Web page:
The Week of June 2-7, 2020
This is the day when we intentionally celebrate our human understanding of, and language for God. Every day we express what we believe about God through reciting The Apostles' Creed at Morning and Evening Prayer and at Baptism or Renewal of our Baptismal vows. It is thought that the expressions embedded in this Creed first derived from the prayers offered by the very earliest followers in the Way of Jesus as the early Church began to be formed around the apostles, and thus the title Apostles' Creed. It is foundational to the expression of our faith as Episcopalians. There have been numerous iterations of this prayer and, over time, the language of what we now call The Nicene Creed evolved. It is built on and is an expansion of the original. At services of the Holy Eucharist -- offered mostly on Sundays - the Nicene Creed is recited after the Sermon. Our Church claims the Apostles' Creed as 'The Baptismal Symbol;' and the Nicene Creed as 'the sufficient statement of the Christian faith" (BCP, p. 877; Resolution 11, para. (b)) A more in-depth study of the history of the creeds could be done during Christian Education hour or at Bible Study or at classes in preparation for Confirmation. But there is a third creed that helps our understanding and aids in informing our expression of God as "three in one and one in three." Notwithstanding its archaic language, the expression of God as "Three in One and One in Three" is beautifully articulated in The Athanasian Creed - the Quicunque Vult - found in the 1979 Book of Common Prayer pp. 864-5. However in this twenty-first century when challenged to say what it is that we believe we can call to mind the language more simply expressed in the Question/Answer format of The Catechism which many of us learned as young children. A review before Sunday might help: God the Father - p. 846; God
the Son - p.849; God The Holy Spirit - p.852; on The Creeds - p. 851-2. The scripture readings for next Sunday, Trinity Sunday, undergird all these references and inform our Theology of The Trinity.
The Genesis reading speaks to the activity of God in creation. In the beginning God created - heaven and earth; In the beginning God the Spirit breathed; In the beginning God the Word spoke and said "Let there be ..." Ultimately God created humanity, all humanity -- you and me - and George Floyd, protesters, police officers, even Donald Trump -- in God's image, the imago dei, and empowered humanity giving us dominion over everything that had been created - except domination over each other, except domination over humanity. In the beginning God-- the Creator of life, the Word of life, the Breath of life. In the Epistle Paul writes his Second Letter to the Church in Corinth and in his closing of that letter invokes a Trinitarian blessing "The grace of our Lord Jesus Christ and the love of God and the fellowship of the Holy Spirit be with you all." Finally, in the last chapter of The Gospel According to Matthew (28:16-20), we hear the voice of Jesus as He commissions his disciples, and gives them authority to baptize - not in His Name only, but in the Name of the Father and of the Son and of the Holy Spirit. God is One. One God - not three gods; not two gods, but One. Remember this on Sunday, Trinity Sunday, when you affirm your faith, when you go to the Altar of God in your hearts; when you bring the challenges of the world in which we find ourselves today - the challenges of coronavirus; the unfettered killing of Black people; the drive and passion and call for justice, equality; for unity of purpose; as we speak to God and beseech God's presence for changed hearts that lead to healing, unity, reconciliation. Go before the Altar of God and pray in the Name of the One God who Creates relating to us as a parent; who Reconciles through our faith in Jesus Christ risen and ascended; and who Sanctifies and enkindles us giving us all strength to carry on.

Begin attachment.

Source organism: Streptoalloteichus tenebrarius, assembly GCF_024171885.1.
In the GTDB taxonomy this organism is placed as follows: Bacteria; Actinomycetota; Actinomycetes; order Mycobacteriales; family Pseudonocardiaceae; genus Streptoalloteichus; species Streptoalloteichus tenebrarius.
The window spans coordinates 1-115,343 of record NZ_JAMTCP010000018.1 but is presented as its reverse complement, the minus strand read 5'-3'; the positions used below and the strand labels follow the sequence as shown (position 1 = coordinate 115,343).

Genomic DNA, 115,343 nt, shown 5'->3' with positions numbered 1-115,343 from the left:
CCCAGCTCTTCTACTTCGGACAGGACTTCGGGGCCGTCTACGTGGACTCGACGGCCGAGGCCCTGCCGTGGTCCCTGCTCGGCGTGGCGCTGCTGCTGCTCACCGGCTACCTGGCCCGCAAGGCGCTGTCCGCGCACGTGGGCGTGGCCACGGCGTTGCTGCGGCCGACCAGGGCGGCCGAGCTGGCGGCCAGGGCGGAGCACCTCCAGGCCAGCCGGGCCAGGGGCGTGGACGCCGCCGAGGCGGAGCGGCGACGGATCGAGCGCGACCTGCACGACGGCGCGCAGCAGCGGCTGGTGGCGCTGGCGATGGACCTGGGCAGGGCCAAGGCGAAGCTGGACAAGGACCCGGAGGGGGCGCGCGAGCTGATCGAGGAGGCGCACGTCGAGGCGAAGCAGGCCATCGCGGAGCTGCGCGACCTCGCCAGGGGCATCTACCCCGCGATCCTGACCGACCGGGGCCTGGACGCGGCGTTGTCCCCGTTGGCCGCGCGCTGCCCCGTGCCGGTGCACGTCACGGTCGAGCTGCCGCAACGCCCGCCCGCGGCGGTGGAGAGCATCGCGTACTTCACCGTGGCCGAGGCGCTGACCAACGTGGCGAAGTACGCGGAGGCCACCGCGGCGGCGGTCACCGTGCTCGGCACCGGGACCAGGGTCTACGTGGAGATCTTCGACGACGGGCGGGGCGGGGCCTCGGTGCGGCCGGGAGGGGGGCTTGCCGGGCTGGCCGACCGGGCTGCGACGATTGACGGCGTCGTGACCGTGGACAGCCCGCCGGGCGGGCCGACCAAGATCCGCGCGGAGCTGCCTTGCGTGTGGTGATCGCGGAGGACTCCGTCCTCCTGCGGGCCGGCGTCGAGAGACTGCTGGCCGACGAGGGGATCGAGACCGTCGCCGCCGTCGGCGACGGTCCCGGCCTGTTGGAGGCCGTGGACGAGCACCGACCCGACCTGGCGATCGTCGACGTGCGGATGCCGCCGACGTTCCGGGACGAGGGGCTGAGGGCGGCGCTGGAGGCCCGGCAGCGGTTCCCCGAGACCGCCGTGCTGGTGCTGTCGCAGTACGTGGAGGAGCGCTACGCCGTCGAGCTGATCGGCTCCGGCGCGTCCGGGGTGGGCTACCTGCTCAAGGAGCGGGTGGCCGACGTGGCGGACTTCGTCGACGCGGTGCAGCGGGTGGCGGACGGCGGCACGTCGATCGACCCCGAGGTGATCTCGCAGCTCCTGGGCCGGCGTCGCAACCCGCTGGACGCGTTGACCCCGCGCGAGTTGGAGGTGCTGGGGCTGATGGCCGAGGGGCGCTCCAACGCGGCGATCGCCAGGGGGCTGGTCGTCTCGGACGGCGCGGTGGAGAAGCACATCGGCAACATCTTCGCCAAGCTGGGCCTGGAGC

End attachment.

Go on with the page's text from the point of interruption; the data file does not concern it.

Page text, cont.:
--Rev. Gloria Payne-Carter
To be redirected to the full readings at the end of this newsletter
The Sunday sermon
Come, Holy Spirit
SERMON: Pentecost A 5 31 20
I find it difficult to reflect on the two anticipated elements of today's service without acknowledging first the obvious: the elephant in the room is the death of George Floyd and the legion of black people and other people of color and poor people who have suffered unfairly, unduly, unconstitutionally at the hand of the white power structure of the United States of America.
Our constitution is an aspirational document. It was intended to separate us from other nations. It does not do its job carved in stone on the wall, or printed and framed and hung in a place of honor. It does its job as our society lives according to its tenets. We fail to do that every single day of the week, the year, on and on through the centuries. Combined with this week's installment of entitled violence in America, is the reality of the corona-virus which is imposing its own violence on our nation, and most especially on poor people and people of color.